Yes, trailer rims have a max psi rating that they can safely handle. For example, my OEM TT tires require load range "D" at 65psi, or 2,040 lbs per axle, as required by my TT manufacturer.

I intend to buy Good Year Endurance tires when I go to replace. However, I will be running them at 65psi as required by my trailer manufacturer and as required by Good Year Endurance load rating table for Load range "D" trailer tires- 65psi/2040 lbs per tire.

Nevertheless, I would have no problem running at 80 psi so long as I can positively determine that my rims can safely handle the increased pressure.

It all boils down to the psi rating of your TT rims.
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Old 08-09-2022, 10:08 PM   #20
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If the tires sidewall says 80 psi cold, that's what you should use and then only add if you check them later (while cold) and they are less than 80. Tires in sunlight are not cold. Tires sat immobile for 12 hours and are shaded are cold.
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Old 08-10-2022, 10:01 AM   #21
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Too little pressure is far worse than too much. That said my GY Endurance chart shows I only need a minimum of 40psi for my trailer weight.......due to all the reasons mentioned, I have no intention running them at 40, however I feel 80 is significantly overkill and will wear out the tires more quickly and shake the trailer and contents more on gravel and washboard so I use 65PSI. YMMV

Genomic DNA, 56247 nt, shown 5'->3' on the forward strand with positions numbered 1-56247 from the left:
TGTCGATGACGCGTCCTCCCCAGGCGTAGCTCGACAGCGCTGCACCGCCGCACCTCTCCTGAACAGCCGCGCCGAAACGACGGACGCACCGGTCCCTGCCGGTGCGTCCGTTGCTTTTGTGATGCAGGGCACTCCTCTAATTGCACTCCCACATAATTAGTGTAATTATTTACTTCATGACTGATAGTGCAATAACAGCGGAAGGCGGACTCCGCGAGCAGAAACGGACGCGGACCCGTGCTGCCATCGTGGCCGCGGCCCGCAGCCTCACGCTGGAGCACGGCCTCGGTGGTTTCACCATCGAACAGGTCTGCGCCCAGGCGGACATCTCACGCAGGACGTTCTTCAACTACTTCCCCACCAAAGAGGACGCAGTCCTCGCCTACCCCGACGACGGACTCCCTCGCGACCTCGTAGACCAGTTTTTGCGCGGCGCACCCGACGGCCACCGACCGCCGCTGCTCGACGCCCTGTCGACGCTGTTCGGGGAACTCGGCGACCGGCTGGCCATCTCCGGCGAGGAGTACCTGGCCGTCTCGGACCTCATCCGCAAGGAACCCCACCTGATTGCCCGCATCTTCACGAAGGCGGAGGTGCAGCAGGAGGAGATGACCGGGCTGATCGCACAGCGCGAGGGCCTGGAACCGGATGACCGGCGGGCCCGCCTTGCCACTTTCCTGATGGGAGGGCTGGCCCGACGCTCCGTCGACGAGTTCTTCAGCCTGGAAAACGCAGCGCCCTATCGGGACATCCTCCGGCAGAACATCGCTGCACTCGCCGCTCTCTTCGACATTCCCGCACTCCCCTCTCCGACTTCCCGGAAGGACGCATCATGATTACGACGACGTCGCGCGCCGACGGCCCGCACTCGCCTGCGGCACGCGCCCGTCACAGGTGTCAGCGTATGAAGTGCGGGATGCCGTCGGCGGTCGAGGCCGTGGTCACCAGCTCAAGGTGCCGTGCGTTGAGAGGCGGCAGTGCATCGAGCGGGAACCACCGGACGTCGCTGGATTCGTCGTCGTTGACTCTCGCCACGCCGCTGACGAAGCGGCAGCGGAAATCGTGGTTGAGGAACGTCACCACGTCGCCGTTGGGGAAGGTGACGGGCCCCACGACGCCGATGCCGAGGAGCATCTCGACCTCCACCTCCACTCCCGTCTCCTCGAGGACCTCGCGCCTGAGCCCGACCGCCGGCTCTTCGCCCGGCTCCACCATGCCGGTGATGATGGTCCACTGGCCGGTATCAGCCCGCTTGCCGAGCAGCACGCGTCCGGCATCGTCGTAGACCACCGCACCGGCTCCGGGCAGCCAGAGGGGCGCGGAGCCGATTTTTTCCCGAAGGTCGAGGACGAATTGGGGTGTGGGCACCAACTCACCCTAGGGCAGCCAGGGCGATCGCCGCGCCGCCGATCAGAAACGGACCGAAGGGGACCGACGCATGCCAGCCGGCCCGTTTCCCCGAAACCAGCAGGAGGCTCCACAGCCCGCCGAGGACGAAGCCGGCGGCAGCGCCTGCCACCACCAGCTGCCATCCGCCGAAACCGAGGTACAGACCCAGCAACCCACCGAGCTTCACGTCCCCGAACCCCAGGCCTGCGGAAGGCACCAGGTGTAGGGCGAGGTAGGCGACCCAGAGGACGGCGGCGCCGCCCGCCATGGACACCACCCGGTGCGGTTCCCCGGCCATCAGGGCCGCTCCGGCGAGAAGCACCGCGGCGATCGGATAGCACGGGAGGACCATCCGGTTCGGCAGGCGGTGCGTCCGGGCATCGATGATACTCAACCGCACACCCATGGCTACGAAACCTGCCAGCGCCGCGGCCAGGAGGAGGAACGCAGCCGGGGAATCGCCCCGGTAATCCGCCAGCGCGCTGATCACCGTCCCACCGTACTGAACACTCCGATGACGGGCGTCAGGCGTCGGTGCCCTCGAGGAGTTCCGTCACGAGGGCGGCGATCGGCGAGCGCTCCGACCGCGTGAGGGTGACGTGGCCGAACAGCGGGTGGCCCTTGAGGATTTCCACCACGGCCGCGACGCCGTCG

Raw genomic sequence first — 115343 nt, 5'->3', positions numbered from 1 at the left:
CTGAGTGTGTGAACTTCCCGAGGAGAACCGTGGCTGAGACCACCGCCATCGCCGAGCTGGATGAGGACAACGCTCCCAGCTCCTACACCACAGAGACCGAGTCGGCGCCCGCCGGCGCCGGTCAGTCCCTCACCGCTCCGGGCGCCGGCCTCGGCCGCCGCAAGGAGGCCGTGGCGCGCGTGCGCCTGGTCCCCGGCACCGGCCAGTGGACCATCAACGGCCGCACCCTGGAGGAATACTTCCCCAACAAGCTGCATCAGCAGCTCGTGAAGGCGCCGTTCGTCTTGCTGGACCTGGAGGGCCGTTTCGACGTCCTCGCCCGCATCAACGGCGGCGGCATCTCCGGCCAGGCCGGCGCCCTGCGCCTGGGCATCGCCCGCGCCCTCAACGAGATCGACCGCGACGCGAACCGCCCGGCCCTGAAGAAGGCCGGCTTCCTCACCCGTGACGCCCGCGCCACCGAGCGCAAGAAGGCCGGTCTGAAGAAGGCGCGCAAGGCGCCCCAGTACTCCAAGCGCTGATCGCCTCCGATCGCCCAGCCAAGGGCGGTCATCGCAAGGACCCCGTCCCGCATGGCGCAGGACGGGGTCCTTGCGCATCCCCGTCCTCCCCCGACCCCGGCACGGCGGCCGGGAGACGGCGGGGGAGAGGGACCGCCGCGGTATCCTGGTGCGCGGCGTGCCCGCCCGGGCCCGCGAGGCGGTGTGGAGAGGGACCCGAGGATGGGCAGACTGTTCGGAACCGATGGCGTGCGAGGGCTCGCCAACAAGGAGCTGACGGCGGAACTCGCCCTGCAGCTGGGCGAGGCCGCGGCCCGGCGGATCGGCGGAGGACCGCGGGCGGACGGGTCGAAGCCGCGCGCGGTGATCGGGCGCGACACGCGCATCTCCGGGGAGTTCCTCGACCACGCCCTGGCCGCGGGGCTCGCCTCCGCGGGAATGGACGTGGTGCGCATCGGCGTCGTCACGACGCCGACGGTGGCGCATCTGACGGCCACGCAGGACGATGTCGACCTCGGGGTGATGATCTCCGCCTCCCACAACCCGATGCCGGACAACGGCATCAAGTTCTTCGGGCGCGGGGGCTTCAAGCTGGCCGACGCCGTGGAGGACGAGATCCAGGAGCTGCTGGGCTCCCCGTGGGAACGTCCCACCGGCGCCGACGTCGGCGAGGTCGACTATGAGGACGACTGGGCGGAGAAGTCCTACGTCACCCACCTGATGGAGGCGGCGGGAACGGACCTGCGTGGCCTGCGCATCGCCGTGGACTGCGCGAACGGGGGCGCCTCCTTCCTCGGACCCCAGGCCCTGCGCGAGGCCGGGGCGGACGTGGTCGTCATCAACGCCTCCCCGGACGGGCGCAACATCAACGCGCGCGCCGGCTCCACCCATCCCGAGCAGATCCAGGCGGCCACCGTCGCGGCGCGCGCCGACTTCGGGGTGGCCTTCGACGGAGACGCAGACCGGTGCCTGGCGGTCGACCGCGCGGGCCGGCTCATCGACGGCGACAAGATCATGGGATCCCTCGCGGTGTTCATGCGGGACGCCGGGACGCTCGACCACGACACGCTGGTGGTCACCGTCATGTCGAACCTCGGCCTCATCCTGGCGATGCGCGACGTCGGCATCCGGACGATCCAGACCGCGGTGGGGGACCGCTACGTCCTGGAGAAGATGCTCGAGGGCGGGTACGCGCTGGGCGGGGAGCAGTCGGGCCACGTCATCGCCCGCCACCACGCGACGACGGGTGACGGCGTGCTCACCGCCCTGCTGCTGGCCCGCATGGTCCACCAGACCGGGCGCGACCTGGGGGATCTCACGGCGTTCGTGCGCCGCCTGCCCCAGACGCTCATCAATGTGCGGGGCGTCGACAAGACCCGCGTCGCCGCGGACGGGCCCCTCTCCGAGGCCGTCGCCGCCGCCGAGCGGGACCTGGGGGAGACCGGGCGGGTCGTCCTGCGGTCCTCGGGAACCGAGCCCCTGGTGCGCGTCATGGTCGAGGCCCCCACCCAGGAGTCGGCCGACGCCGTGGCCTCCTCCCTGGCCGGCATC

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Old 08-14-2022, 10:28 AM   #22
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Originally Posted by amauri View Post
........According to Goodyear's load inflation table for this model/size tire I should be running 60-psi which equals 2870-lbs load capacity per tire. I've been running the max 80-psi but based on the load inflation table, I'm now thinking of running 65-psi....Is this a good idea?
No, you should inflate them to a safe load margin, say 10%, above that for safety and improved tire wear. If it were my tires I would inflate the tire's 80 psg maxiumum cold My trailer's G rated tires and inflate them to the 110 psg maximum cold.
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Old 08-23-2022, 12:16 PM   #23
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There isn’t any provision in FMVSS standards to inflate your RV trailer tires to the load carried. That method is used by another industry and their regulations are not applicable with FMVSS standards.

The correct inflation pressures for your RV trailer tires can be found in the vehicle owner’s manual, on the vehicle certification label and on the load and inflation placard. Anything below vehicle manufacturer cold recommendations is under inflation. Should you have excess inflation pressures above vehicle manufacturer’s cold recommendations it can be used as an option to gain load capacity reserves. The maximum tire inflation pressures are found on the tire sidewall. Remember, that pressure is not a recommendation.